Corniglia is the middle of the five villages and differs from its neighboring towns in that it lies on a rock above the sea and therefore does not have its own port. The village proudly towers above the sea at a height of about 100 m and offers a wonderful view of the coast and sea.
From the sea, Corniglia shines like a pearl on a rock. A terrace offers a wonderful view over the sea and to the other four places of the Cinque Terre.
The characteristic and picturesque village can be reached via the serpentine road, on the outskirts there is a parking lot. There is no hotel here, only private rooms.
Like all places in the Cinque Terre, the narrow streets of Corniglia are closed to traffic.
The train station is below the village. You climb the place via a brick staircase with 377 steps, the “Lardarina”.
As picturesque as Corniglia appears today, people of nature once had to wrestle with their treasures. Wine growing on steep slopes is typical for this area. Throughout the winter, the trees carry oranges and lemons and, together with the pastel-colored facades of the houses, add color to life.
Church San Pietro
The Cinque Terre hiking trail goes right through Corniglia, just past the Church of San Pietro from 1334.
The church of San Pietro was built on the remains of a chapel from the 11th century and shines with a facade of white and pink Carrara marble. The original structure with the three marble figures by the Master Campionesi is still completely intact. The church consists of three naves and has a Baroque style on the inside and Gothic style features on the outside.
Every year on June 29, the patron saint of San Pietro in Corniglia takes place. The procession winds its way from the church of San Pietro through the streets of the village to the Santa Maria terrace. On the occasion of this festival there is a specialty rice cake, baked from rice, cheese and eggs.
The Piazzetta Largo Taragio, the central lively square, is dominated by the Monument to the Fallen. With ice bars and restaurants, the square invites you to meet and linger and is lively until late at night.
Santa Maria Terrace
If you cross the piazza and follow via Fieschi, you will reach the Santa Maria terrace at 90 m above sea level. It goes steeply down and the view is breathtaking.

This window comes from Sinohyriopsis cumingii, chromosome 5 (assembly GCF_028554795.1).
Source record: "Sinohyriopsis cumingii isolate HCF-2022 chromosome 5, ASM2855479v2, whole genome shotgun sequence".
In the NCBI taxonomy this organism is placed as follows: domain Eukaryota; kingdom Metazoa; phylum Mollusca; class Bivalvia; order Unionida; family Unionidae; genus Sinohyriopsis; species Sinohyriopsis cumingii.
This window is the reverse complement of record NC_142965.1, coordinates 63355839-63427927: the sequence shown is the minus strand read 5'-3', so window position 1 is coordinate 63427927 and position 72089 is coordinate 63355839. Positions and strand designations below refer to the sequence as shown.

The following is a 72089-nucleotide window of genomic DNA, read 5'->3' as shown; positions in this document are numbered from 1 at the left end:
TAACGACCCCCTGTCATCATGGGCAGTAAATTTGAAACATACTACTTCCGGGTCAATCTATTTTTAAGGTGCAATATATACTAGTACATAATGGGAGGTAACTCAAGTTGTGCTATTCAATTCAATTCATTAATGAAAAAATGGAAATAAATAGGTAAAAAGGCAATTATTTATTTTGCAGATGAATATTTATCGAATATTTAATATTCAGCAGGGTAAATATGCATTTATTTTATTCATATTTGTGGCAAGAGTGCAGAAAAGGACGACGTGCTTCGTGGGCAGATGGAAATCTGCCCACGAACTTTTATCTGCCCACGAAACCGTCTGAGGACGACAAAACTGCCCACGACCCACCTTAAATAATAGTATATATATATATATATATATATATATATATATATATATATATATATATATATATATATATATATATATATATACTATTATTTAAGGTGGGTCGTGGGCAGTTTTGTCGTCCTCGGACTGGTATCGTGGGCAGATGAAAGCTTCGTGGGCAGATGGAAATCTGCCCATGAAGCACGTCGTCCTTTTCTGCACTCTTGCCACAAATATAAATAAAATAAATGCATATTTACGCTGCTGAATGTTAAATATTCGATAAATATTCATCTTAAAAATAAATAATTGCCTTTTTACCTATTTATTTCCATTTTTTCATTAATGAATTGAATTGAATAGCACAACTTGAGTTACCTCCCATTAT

Oratorio Santa Caterina
The Oratorio dei Disciplinati di Santa Caterina from the 18th century rises above the Piazzetta Largo Taragio, at the highest point in town.
If you climb the long staircase you come to the small square where the last remains of the tower of the fortress from 1556 can still be seen. From up here you have a wonderful view to Manarola.
Sanctuary San Bernardino
Paese = village Divino = saint Di vino = of the wine
San Bernardino reveals a fantastic view over Corniglia and the sea.
In San Bernardino you rarely meet tourists, in the small, simple bar of the consortium mostly locals sit chatting every day. This is where you can enjoy the famous Cinque Terre wine with a view over the vineyards.
The pilgrimage church can be reached on foot along the Madonnas path, as well as from Corniglia and Vernazza
Beach in Corniglia
A staircase leads from Piazzetta Largo Taragio down to the sea. A tiny harbor can accommodate a handful of fishing boats and a small bathing spot.
Another beach, Guvano Beach, can be reached from the other side of Corniglia. There are two ways: From the train station you walk through a former railway tunnel (toll) to the unguarded Guvano beach. Below the former railway line is the long, beautiful stone beach, which attracts many boat tourists in summer. Unfortunately the beach is closed due to the risk of falling rocks.
History of Corniglia
The origins of Corniglia go back to Roman times. The name comes from the Gens Cornelia family, who owned the property and made a renowned wine. During the excavations amphorae with the inscription Cornelia were found in Pompeii.
In 1211 Corniglia was mentioned in a document. The village belonged to the order of the Fieschi until then and later passed to the Republic of Genoa. Under the rule of Genoa, the fortress and the city wall were built to protect against pirates and unbelievers. Remains of the fortress can still be seen in some places in the highest part of Corniglia.